Academic journal article Journal of Social and Psychological Sciences

Factor Prediction of Fear of Crime: The Role of Depression, Anxiety and Media

Academic journal article Journal of Social and Psychological Sciences

Factor Prediction of Fear of Crime: The Role of Depression, Anxiety and Media

Article excerpt

INTRODUCTION

Fear of crime has become paradigmatic for much research and scholarship, despite the decrease of crime rates. This might be due to the fact that more people experience fear of crime than experience an actual victimisation of crime. Although some results from recent studies are somewhat inconsistent and contradictory, there is a general assumption that fear of crime continues to impact individuals in many aspects of their daily life. Fear has been defined as an emotional reaction characterised by an eminent sense of anxiety and danger (Garofalo, 1981). Defining fear of crime (FoC) has generated much debate as there are no single agreed-upon or universal definitions for it (Addington, 2009). Nonetheless, one of the most prominent definitions holds that FoC is the individual's fear of becoming a victim of crime (Hale, 1996; Reiner, 1997; Addington, 2009). Despite a reduction in crime rates, FoC has become a prominent topic for much research (Muncie, 2001; Walklate & Mythen, 2008; Toch& Maguire, 2014). Evidently, there is a common tendency to equate FoC with actually being a victim of crime, as often reported by crime statistics. In this respect, current literature clearly distinguishes between FoC and the probability of becoming a victim of crime (Chadee, Austen &Ditton, 2007).

Early studies have also placed emphasis on the importance of establishing a distinction between outright fear and FoC, as the former concept would entail a disproportionate risk, which could be classified as irrational (Ferraro, 1996). Irrespective of recorded crime rates, some have argued that the prevalent perception is that crime is on the increase (Stafford, Chandola& Marmot, 2007; Toch& Maguire, 2014). This is clearly an indicative of substantial increases in FoC. It follows that, among public reactions to crime, one that interests criminologists the most is the fear of victimisation (Garofalo, 1981). In this respect, it could be argued that when compared with the actual risk of victimisation, FoC can be disproportionately high or low (Muncie, 2001). However, it is thought that fear of victimisation in its most common form consists of high fear for the likelihood of becoming a victim (Toch& Maguire, 2014). Although this is a quite subtle and somewhat intangible reaction to crime, it provides useful insights into the effects of FoC.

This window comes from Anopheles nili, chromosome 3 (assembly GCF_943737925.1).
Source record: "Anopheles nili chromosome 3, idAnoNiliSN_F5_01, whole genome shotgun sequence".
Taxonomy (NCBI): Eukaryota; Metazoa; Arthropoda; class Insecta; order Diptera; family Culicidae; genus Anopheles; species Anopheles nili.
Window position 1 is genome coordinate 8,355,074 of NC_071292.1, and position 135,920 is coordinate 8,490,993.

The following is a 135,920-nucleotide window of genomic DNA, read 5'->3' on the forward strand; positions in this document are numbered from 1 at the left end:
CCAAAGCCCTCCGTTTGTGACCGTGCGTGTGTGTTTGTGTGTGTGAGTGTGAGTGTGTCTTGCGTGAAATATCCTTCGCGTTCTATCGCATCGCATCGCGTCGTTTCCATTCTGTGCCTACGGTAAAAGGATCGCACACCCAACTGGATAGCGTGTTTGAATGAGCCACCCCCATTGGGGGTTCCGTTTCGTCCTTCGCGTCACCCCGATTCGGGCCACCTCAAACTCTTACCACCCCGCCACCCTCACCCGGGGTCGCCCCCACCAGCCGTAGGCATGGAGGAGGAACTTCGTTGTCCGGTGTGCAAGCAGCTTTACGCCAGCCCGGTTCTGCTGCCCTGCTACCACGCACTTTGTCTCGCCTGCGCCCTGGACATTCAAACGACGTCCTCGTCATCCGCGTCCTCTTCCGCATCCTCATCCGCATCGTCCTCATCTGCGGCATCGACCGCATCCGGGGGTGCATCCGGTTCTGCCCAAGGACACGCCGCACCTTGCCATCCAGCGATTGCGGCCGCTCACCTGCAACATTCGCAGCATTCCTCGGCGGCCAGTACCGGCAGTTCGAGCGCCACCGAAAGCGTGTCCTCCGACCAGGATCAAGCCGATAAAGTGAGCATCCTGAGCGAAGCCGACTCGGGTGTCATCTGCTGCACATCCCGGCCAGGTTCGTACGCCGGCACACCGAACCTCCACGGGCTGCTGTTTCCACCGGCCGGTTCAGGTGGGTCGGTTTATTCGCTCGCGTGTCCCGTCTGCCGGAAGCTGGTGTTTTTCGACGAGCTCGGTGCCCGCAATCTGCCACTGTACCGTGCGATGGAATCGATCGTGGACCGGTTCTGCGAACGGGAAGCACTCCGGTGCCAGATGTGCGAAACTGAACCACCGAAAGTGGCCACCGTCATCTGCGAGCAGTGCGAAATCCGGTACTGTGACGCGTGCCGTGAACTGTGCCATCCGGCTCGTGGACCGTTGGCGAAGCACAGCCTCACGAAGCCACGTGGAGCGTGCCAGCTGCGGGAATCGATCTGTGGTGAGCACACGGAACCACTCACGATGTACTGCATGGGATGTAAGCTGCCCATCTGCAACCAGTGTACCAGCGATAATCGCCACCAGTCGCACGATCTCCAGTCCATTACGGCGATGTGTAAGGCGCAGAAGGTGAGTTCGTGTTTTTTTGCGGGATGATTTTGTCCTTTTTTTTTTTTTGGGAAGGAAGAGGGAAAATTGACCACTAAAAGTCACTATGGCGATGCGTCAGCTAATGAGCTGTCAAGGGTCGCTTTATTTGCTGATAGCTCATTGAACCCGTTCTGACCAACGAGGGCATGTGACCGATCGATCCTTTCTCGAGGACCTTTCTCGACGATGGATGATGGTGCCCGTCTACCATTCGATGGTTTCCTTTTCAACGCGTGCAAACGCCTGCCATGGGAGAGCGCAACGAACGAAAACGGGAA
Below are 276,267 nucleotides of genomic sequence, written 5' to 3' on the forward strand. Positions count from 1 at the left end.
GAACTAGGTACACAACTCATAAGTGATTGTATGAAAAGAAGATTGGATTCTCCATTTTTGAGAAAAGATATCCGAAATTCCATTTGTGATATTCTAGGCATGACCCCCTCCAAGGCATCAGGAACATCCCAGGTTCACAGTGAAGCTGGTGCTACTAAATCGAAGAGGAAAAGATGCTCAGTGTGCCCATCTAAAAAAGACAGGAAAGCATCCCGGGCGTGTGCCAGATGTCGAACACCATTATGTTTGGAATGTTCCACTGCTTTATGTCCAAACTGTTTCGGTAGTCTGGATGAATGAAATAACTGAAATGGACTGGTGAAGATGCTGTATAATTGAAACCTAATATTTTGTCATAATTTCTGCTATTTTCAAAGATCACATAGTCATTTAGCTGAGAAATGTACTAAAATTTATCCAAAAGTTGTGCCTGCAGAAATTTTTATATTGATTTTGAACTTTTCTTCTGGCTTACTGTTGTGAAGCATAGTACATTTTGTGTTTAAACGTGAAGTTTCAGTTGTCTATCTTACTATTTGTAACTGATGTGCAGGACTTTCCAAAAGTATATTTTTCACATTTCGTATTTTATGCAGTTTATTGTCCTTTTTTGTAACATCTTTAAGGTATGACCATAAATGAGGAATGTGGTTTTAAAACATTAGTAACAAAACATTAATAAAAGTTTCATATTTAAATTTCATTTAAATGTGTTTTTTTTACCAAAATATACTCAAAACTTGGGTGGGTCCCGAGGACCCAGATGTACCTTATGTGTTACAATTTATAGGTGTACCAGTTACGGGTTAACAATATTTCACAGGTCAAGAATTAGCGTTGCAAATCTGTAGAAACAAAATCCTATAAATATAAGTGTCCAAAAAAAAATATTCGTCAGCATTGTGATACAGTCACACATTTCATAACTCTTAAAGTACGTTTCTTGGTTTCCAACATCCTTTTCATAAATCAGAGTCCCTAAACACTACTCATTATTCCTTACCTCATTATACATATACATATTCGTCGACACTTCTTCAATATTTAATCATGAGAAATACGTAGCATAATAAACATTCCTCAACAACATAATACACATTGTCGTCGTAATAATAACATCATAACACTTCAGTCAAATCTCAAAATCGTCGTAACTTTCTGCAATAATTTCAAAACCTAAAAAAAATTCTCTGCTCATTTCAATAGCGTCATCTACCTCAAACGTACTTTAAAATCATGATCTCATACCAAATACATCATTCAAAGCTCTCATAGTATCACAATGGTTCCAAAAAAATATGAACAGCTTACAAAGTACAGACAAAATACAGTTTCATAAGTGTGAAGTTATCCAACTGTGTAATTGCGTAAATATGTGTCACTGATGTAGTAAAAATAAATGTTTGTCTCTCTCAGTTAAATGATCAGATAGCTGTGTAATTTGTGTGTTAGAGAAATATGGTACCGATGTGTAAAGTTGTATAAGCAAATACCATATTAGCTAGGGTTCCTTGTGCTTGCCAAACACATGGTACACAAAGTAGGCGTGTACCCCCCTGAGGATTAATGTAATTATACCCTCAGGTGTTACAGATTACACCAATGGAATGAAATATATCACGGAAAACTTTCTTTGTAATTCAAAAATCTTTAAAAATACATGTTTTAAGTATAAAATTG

Due to disagreement over how it should be measured, FoC has generated much debate and controversy. As means of solving this debate, scholars have made two important distinctions; (a) feelings of unsafety and (b) fear of specific crimes (Rountree, 1998). Whilst earlier studies (see Baumer, 1985; Taylor & Covington, 1993) measured FoC based on feelings of unsafety, such as being afraid of walking alone at night, others advocated a more multidimensional view of FoC which incorporate risk perception of respondents (normally operationalized as feelings of unsafety), as well as an emotional component linked to fear of different types of crime (Visser, Scholte and Scheepers, 2013). This is thought to be an important conceptual distinction given that it divides FoC into the two aforementioned components, as well as taking into account that fear of crime in fact multidimensional. Furthermore, it is thought that feelings of unsafety may precede the FoC (LaGrange et al, 1992; Ferraro, 1995). Nonetheless, one could speculate that the causal order between fear of specific crimes and feelings of unsafety could be reversed as demonstrated by Rader (2004). Thus, it would be sensible to measure FoC and feelings of safety as separate outcomes. It follows that, FoC has been studied through the adoption of a wide range of methodologies (Box, Hale & Andrews, 1988; Stafford, Berk & Jackson, 2007). As a result, a number of variables thought to impact individuals' FoC have been isolated. These include geographic location, socio-economic status, gender, age, ethnicity, and media (Walklate & Mythen, 2008). …

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